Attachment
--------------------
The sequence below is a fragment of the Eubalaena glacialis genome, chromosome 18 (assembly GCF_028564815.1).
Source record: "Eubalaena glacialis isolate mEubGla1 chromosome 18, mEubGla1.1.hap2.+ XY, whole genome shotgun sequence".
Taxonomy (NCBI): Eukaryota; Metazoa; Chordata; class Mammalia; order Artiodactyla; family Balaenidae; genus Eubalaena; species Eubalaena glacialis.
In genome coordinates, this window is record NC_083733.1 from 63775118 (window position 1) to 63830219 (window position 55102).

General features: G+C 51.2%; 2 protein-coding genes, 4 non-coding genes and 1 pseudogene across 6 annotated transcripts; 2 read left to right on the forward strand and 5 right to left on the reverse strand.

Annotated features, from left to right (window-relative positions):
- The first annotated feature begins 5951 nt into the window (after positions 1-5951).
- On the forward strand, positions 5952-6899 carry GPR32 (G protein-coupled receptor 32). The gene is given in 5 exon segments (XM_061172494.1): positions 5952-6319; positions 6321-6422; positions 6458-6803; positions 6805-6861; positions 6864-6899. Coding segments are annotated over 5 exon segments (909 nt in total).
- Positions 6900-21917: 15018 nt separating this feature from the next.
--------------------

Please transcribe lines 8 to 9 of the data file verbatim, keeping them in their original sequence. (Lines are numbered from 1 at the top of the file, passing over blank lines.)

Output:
- On the forward strand, positions 5952-6899 carry GPR32 (G protein-coupled receptor 32). The gene is given in 5 exon segments (XM_061172494.1): positions 5952-6319; positions 6321-6422; positions 6458-6803; positions 6805-6861; positions 6864-6899. Coding segments are annotated over 5 exon segments (909 nt in total).
- Positions 6900-21917: 15018 nt separating this feature from the next.